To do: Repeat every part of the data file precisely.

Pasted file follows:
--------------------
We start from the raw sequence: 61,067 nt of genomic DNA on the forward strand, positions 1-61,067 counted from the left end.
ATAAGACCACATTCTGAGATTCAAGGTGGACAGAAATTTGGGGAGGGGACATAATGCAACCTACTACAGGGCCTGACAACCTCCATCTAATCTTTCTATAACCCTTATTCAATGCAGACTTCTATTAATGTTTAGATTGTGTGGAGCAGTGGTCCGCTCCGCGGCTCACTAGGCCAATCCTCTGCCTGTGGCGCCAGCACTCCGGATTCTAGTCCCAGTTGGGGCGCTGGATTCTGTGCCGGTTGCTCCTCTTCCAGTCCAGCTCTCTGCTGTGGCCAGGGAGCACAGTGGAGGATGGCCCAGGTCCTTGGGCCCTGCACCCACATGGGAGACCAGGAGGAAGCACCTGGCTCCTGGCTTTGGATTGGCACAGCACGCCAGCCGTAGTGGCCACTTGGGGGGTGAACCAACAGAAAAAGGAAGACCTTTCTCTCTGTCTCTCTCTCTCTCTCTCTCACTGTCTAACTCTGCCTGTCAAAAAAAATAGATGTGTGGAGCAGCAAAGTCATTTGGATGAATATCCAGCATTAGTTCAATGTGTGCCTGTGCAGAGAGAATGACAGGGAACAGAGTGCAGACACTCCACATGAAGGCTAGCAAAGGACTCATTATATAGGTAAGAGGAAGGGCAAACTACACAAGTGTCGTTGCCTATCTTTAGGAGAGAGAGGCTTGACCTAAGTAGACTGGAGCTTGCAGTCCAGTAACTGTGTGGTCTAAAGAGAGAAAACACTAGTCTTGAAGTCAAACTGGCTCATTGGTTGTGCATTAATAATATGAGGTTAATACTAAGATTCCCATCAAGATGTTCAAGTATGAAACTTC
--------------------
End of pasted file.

We start from the raw sequence: 61,067 nt of genomic DNA on the forward strand, positions 1-61,067 counted from the left end.
ATAAGACCACATTCTGAGATTCAAGGTGGACAGAAATTTGGGGAGGGGACATAATGCAACCTACTACAGGGCCTGACAACCTCCATCTAATCTTTCTATAACCCTTATTCAATGCAGACTTCTATTAATGTTTAGATTGTGTGGAGCAGTGGTCCGCTCCGCGGCTCACTAGGCCAATCCTCTGCCTGTGGCGCCAGCACTCCGGATTCTAGTCCCAGTTGGGGCGCTGGATTCTGTGCCGGTTGCTCCTCTTCCAGTCCAGCTCTCTGCTGTGGCCAGGGAGCACAGTGGAGGATGGCCCAGGTCCTTGGGCCCTGCACCCACATGGGAGACCAGGAGGAAGCACCTGGCTCCTGGCTTTGGATTGGCACAGCACGCCAGCCGTAGTGGCCACTTGGGGGGTGAACCAACAGAAAAAGGAAGACCTTTCTCTCTGTCTCTCTCTCTCTCTCTCTCACTGTCTAACTCTGCCTGTCAAAAAAAATAGATGTGTGGAGCAGCAAAGTCATTTGGATGAATATCCAGCATTAGTTCAATGTGTGCCTGTGCAGAGAGAATGACAGGGAACAGAGTGCAGACACTCCACATGAAGGCTAGCAAAGGACTCATTATATAGGTAAGAGGAAGGGCAAACTACACAAGTGTCGTTGCCTATCTTTAGGAGAGAGAGGCTTGACCTAAGTAGACTGGAGCTTGCAGTCCAGTAACTGTGTGGTCTAAAGAGAGAAAACACTAGTCTTGAAGTCAAACTGGCTCATTGGTTGTGCATTAATAATATGAGGTTAATACTAAGATTCCCATCAAGATGTTCAAGTATGAAACTTC